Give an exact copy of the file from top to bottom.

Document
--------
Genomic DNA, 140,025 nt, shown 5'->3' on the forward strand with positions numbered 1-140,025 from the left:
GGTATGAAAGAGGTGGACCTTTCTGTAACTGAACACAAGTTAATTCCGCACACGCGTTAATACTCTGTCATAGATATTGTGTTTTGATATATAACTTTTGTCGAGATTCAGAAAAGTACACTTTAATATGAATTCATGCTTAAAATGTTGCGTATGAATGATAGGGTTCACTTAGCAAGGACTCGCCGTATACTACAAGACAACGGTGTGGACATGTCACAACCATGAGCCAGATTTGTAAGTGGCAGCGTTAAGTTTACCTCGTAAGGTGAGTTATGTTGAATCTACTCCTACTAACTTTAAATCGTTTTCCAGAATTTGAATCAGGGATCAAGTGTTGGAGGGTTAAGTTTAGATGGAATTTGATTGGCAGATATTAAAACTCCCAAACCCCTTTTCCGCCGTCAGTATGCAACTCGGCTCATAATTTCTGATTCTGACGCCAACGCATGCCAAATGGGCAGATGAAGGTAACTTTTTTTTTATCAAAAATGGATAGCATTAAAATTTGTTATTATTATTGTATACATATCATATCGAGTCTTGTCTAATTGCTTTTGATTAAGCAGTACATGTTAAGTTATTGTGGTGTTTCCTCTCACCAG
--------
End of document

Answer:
Genomic DNA, 140,025 nt, shown 5'->3' on the forward strand with positions numbered 1-140,025 from the left:
GGTATGAAAGAGGTGGACCTTTCTGTAACTGAACACAAGTTAATTCCGCACACGCGTTAATACTCTGTCATAGATATTGTGTTTTGATATATAACTTTTGTCGAGATTCAGAAAAGTACACTTTAATATGAATTCATGCTTAAAATGTTGCGTATGAATGATAGGGTTCACTTAGCAAGGACTCGCCGTATACTACAAGACAACGGTGTGGACATGTCACAACCATGAGCCAGATTTGTAAGTGGCAGCGTTAAGTTTACCTCGTAAGGTGAGTTATGTTGAATCTACTCCTACTAACTTTAAATCGTTTTCCAGAATTTGAATCAGGGATCAAGTGTTGGAGGGTTAAGTTTAGATGGAATTTGATTGGCAGATATTAAAACTCCCAAACCCCTTTTCCGCCGTCAGTATGCAACTCGGCTCATAATTTCTGATTCTGACGCCAACGCATGCCAAATGGGCAGATGAAGGTAACTTTTTTTTTATCAAAAATGGATAGCATTAAAATTTGTTATTATTATTGTATACATATCATATCGAGTCTTGTCTAATTGCTTTTGATTAAGCAGTACATGTTAAGTTATTGTGGTGTTTCCTCTCACCAG